To have a concrete example for the next code samples, the following UML diagram should be used. The picture contains the business object definition of the User management module module contained in the APF. The code presented here is thus taken from the module's code files.

Please note, that the o/r mapper can only manage objects that are known by the current instance. As described in chapter 6 the mapping and relation configuration can be enhanced by adding further configuration files.

Additional hints can be taken from The object name "Application" does not exist ... (German).

APF user management domain model

4.2.1. Loading objects

To load objects, you can use the functions

  • loadObjectByCriterion()
  • loadObjectByTextStatement()
  • loadObjectByStatement()
  • loadObjectByID()

If you intend to display the details of a user (see UML), you kan take the methods listed above to achieve this:

PHP code
use APF\modules\genericormapper\data\GenericORRelationMapper; /* @var $ORM GenericORRelationMapper */ $ORM = & $this->getDIServiceObject('VENDOR\data\mapper', 'OR-Mapper'); // load user (1) $Crit = new GenericCriterionObject(); $Crit->addPropertyIndicator('UserID',1); $User = $ORM->loadObjectByCriterion('User',$Crit); // load user (2) $select = 'SELECT * FROM ent_user WHERE UserID = \'1\';'; $User = $ORM->loadObjectByTextStatement('User',$select); // load user (3) $User = $ORM->loadObjectByStatement('User', 'APF\modules\usermanagement', 'load_user_by_id'); // load user (4) $User = $ORM->loadObjectByID('User',1);

The content of the statement file load_user_by_id is:

SQL statement
SELECT * FROM ent_user WHERE UserID = '1';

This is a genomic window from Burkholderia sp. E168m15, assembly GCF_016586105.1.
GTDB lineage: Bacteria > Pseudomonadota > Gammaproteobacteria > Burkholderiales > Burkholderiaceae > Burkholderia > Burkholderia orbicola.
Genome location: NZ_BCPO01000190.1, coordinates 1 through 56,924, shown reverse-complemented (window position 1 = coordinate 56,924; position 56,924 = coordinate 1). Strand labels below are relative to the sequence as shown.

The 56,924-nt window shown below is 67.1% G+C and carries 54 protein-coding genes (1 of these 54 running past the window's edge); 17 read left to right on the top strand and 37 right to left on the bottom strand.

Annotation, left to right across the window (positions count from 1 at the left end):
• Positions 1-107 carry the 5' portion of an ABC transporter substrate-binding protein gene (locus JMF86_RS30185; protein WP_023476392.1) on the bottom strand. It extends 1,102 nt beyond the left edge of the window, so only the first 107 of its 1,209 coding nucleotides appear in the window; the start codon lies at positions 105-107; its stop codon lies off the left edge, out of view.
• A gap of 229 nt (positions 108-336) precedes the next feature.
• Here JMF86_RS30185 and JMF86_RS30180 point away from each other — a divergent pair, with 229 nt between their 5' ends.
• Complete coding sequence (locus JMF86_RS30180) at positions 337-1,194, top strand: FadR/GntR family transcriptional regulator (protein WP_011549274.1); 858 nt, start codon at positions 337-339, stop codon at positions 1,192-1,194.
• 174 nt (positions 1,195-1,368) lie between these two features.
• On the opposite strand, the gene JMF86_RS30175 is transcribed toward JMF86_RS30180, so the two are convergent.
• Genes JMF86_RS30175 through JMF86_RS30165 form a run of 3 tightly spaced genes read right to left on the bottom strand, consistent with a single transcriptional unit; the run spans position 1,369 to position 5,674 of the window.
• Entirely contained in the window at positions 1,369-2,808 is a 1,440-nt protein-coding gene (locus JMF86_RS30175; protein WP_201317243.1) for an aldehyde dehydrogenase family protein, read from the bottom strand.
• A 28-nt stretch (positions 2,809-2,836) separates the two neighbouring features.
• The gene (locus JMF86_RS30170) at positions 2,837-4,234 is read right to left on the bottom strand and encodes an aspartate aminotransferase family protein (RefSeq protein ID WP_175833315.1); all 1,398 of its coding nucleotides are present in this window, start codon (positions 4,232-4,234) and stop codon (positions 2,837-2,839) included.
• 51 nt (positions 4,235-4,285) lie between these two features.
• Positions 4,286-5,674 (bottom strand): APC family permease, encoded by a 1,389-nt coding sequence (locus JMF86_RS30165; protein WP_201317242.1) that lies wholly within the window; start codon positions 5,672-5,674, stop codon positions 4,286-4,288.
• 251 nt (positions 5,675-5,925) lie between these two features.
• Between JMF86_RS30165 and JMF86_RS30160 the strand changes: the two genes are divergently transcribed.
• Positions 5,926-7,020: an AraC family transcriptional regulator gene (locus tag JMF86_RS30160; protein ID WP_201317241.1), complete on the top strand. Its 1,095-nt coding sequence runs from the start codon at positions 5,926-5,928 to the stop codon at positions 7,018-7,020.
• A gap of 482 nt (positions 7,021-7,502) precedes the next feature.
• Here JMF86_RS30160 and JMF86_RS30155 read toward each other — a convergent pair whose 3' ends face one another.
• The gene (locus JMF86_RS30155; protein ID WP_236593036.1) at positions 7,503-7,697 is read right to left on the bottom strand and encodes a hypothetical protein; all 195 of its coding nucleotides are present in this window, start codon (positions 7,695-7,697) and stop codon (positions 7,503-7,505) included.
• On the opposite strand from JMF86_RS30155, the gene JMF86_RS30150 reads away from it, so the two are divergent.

Details on the statement execution can be taken from the statement files documentation.

GenericDomainObject brings some convenience methods to ease implementation. By typing
PHP code
$user = $orm->loadObjectByID('User', 1); echo $user->getObjectId();
you can easily retrieve the object's id without thinking about the id's property name. Using setObjectId() the object id can be set to the applied value. In cse you are interested in the object's name, just do the following:
PHP code
$user = $orm->loadObjectByID('User', 1); echo $user->getObjectName();
Further, the GenericDomainObject now supports PHP's automatic string conversion. Thus a user object can be printed like this for debug reasons:
PHP code
$user = $orm->loadObjectByID('User', 1); echo $user;
4.2.2. Loading lists
For loading lists, the o/r mapper features the following methods:
  • loadObjectList()
  • loadObjectListByCriterion()
  • loadObjectListByTextStatement()
  • loadObjectListByStatement()
  • loadObjectListByIDs()
If you like to display a list of users (see UML) you can use these methods as presented below:
PHP code
use APF\modules\genericormapper\data\GenericORRelationMapper; /* @var $ORM GenericORRelationMapper */ $ORM = & $this->getDIServiceObject('VENDOR\data\mapper', 'OR-Mapper'); // load user list (1) $UserList = $ORM->loadObjectList('User'); // load user list (2) $Crit = new GenericCriterionObject(); $Crit->addPropertyIndicator('DisplayName','a%'); $UserList = $ORM->loadObjectListByCriterion('User',$Crit); // load user list (3) $select = 'SELECT * FROM ent_user WHERE DisplayName LIKE \'a%\';'; $UserList = $ORM->loadObjectListByTextStatement('User',$select); // load user list (4) $UserList = $ORM->loadObjectListByStatement('User', 'APF\modules\usermanagement', 'load_user_list'); // load user list (5) $UserList = $ORM->loadObjectListByIDs('User',array(1,2,3,4,5,6));
The content of the statement file load_user_list looks like this:
SQL statement
SELECT * FROM ent_user WHERE DisplayName LIKE 'a%';

If you have to display the corresponding groups while listing the user details, you can use the

  • loadRelatedObjects()

function. This method returns the objects related to a dedicated object by the desired relation key. The next example shows, how to load the groups associated to a user:

PHP code